The semi swerved onto the rumble strips as Percy fiddled his fingers through the papers in the glovebox. Correcting the path of the big rig with his left hand, his right continued the search for his Darth Vader Pez Dispenser. “Where the fuck is it,” he muttered to himself, slamming his glove box closed and moving his hand along the passenger side of the truck and down into the ass-crack of the seat. Feeling a rounded-off bit of plastic that he thought could only be the Sith Lord’s helmet, Percy retrieved his dispenser and popped two caffeine pills out of Vader's throat and down his own. It was nighttime, but his forearms were unaware – they were doing their best impression of the Arizona sun they had been blasted by all day. His hula girl, whom he had dubbed Dulcinea Del Dashboardo, seemed indifferent as well, as she was dancing to the rhythm of the road at her own nighttime luau...
“It was just a colour out of space—a frightful messenger from unformed realms of infinity beyond all Nature as we know it—H.P. Lovecraft, The Colour Out of Space. ------- Poison had made it into the soil. Inez held the gardening shears at her side, anxiously opening and closing blades dark with earth as she stared up at the dead tree. The sycamore stood at a deranged angle, leafless, its branches so dry and twisted they looked like antlers arranged in some pagan configuration against the blasted-white winter sky. She fixed her eyes on the distance that rolled on and on into a landscape hardly more than ash. Inez found it difficult to accept a land so dead and pigmentless had been lush and green just a few short months ago, but the thing in the mine worked quickly, quicker than anyone could have imagined. Ray-John Webber, who worked for the J&A Coal Company since ink had wet his high school diploma, had been the one to find it. ... follow the link to continue...
The two o’clock trolley arrives five minutes behind schedule to pick up the group waiting on Wilson Street. Two men and two women board; the women on their way to the grocer and the doctor, the men don’t say where they’re headed (but the stench of whiskey reeking off of them tells me where.) The men haven’t bathed in days, but when they board, they carry themselves with an air of dignity, a lie they upkeep to prevent the gossip, but everyone knows—they just don’t talk about it.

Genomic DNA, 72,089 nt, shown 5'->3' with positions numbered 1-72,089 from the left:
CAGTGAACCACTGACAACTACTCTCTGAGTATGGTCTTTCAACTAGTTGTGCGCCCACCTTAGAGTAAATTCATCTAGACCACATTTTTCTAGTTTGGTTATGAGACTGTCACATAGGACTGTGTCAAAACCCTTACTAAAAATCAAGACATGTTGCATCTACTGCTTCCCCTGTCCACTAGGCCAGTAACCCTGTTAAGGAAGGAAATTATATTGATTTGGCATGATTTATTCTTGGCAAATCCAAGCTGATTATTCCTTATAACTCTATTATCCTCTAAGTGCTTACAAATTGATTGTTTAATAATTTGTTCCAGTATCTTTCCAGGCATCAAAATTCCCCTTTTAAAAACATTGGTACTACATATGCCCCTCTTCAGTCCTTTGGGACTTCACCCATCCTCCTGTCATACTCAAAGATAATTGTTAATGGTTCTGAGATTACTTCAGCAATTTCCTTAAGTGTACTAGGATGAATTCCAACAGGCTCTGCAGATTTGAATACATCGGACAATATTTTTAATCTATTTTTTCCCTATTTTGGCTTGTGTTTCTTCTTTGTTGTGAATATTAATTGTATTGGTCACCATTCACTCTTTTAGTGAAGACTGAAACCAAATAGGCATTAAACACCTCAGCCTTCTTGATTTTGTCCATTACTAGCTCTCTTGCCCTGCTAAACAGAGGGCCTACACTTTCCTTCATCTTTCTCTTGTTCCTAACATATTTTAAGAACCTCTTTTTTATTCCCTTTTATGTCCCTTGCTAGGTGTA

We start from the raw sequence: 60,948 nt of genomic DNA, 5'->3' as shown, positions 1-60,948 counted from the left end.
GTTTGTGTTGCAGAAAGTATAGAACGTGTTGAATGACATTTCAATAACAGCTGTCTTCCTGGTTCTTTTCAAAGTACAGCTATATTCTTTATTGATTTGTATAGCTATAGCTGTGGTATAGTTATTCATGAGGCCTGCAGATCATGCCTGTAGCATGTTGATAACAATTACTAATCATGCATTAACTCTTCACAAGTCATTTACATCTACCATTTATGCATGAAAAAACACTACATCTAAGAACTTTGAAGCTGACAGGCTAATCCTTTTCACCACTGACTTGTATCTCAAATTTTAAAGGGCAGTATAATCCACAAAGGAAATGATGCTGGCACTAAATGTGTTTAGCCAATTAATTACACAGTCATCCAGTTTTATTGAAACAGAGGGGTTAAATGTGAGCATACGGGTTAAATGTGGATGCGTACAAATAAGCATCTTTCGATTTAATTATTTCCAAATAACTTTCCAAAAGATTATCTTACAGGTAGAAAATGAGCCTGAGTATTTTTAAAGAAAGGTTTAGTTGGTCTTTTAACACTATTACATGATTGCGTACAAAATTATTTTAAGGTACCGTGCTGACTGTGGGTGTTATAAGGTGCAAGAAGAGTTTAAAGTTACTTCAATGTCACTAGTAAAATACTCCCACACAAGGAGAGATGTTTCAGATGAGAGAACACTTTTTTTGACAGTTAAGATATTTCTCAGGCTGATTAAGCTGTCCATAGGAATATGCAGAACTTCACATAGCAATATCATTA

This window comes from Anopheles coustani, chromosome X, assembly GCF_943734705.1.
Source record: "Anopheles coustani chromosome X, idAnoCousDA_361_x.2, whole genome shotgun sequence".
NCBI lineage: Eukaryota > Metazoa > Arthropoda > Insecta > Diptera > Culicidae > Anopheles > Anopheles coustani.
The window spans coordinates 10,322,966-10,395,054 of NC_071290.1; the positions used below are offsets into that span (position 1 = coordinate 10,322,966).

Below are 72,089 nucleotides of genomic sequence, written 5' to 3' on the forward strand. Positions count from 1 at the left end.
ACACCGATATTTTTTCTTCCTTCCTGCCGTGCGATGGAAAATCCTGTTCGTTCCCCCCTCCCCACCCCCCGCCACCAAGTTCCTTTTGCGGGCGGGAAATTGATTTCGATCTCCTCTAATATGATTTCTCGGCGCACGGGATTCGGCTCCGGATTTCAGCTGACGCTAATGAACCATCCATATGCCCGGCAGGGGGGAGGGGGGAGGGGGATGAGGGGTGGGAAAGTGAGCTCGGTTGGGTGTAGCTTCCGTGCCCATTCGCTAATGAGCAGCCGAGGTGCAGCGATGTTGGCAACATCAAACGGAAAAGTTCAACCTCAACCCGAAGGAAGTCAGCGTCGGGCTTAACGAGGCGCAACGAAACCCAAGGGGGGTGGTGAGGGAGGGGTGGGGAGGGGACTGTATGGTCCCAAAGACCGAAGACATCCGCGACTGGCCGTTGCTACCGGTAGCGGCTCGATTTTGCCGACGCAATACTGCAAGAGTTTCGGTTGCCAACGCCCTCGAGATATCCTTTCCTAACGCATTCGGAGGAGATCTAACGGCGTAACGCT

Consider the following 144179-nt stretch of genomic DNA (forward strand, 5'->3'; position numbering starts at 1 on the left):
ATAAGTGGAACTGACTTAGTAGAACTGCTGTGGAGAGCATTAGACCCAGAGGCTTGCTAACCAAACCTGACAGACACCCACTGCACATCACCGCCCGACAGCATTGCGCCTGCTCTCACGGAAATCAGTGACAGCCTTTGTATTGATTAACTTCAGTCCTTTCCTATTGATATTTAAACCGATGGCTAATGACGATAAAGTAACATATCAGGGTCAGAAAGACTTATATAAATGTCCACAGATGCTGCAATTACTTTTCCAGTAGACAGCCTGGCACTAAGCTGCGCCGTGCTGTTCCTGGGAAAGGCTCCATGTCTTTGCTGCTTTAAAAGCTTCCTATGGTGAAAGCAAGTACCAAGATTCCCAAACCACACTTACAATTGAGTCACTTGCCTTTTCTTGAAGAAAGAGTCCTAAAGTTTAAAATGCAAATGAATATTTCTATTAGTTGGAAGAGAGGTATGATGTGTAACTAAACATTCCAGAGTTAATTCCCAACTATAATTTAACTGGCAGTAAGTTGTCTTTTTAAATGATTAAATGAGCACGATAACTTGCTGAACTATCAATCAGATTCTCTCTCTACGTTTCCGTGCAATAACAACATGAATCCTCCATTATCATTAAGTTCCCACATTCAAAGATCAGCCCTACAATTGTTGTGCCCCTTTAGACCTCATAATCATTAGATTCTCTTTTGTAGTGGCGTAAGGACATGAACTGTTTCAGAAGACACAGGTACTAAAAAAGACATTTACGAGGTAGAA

“Did you hear,” Mrs. Stein leans over to whisper to me, “about poor Mr. Armstrong?” Mrs. Stein is small and stout. Her warm smile and twinkling eyes have a way of drawing people close to her, and one would imagine she has many friends. (With how inviting she is, she often wonders at night why her husband doesn’t love her, why her two boys disrespect her the way they do. Neither have come home since leaving for college. On Christmas, two places remained empty, and there were far too many leftovers.)
“Poor Mr. Armstrong?” I echo just over the driver’s holler— 15th street and Franklin. (They should say poor Mrs. Armstrong. She’s been through her share of troubles, but it’s easier to blame her for those troubles instead of acknowledging me.) The trolley stops, the two men exit. I see them walk straight to the bar. There is shame in the way they hang their heads. (They’ve been out of work for a while. Their children are hungry, but their addictions are hungrier.) “Mrs. Armstrong has always been an attention seeker,” Mrs. Stein continues, touching my seat just inches from my knee, but not quite, “I told Patrick not to marry her, but did he listen?” “He was bewitched by her beauty, but he’s regretted marrying her since before the ink dried on their marriage license.” The other woman, Mrs. Russo, adds solemnly. She’s Mrs. Stein’s next-door neighbor, heavily pregnant with her sixth child. She’s naturally pretty, can’t be older than thirty. She wears a shiny diamond ring and earrings Mrs. Stein has always desired for herself. That’s not all that Mrs. Stein coveted, though. She has always believed Mrs. Russo has the perfect life: beautiful children, a handsome, kind hearted husband, a well-trimmed garden in front of her white-picket-fenced home. (Mr. Russo died just two months ago. Killed in a fire at the factory. Her oldest boy, Sam, who’s only thirteen, just had his first day of work yesterday at the same factory his father was killed in. She stayed up all last night in constant prayer, terrified he wouldn’t return home.)
Welcome to the online edition of Frostburg State University's Bittersweet Arts Magazine. Every day our students, faculty, and staff strive to make the world a little brighter through music, writing, painting, performing, and a myriad of other forms of expression. It is our hope that this edition captures the beauty that lives on Frostburg State University's campus.
Icons made by Daniel Bruce, Bogdan Rosu, and Pedro Nieto Villamandos from www.flaticon.com